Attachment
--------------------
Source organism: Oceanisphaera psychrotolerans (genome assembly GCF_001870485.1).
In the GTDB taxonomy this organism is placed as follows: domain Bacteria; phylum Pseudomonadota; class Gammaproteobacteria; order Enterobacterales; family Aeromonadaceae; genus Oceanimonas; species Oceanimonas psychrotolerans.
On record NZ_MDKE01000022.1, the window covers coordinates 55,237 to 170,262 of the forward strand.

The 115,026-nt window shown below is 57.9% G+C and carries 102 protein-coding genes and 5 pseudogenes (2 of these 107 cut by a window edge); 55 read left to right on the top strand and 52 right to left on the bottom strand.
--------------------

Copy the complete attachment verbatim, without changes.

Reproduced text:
Source organism: Oceanisphaera psychrotolerans (genome assembly GCF_001870485.1).
In the GTDB taxonomy this organism is placed as follows: domain Bacteria; phylum Pseudomonadota; class Gammaproteobacteria; order Enterobacterales; family Aeromonadaceae; genus Oceanimonas; species Oceanimonas psychrotolerans.
On record NZ_MDKE01000022.1, the window covers coordinates 55,237 to 170,262 of the forward strand.

The 115,026-nt window shown below is 57.9% G+C and carries 102 protein-coding genes and 5 pseudogenes (2 of these 107 cut by a window edge); 55 read left to right on the top strand and 52 right to left on the bottom strand.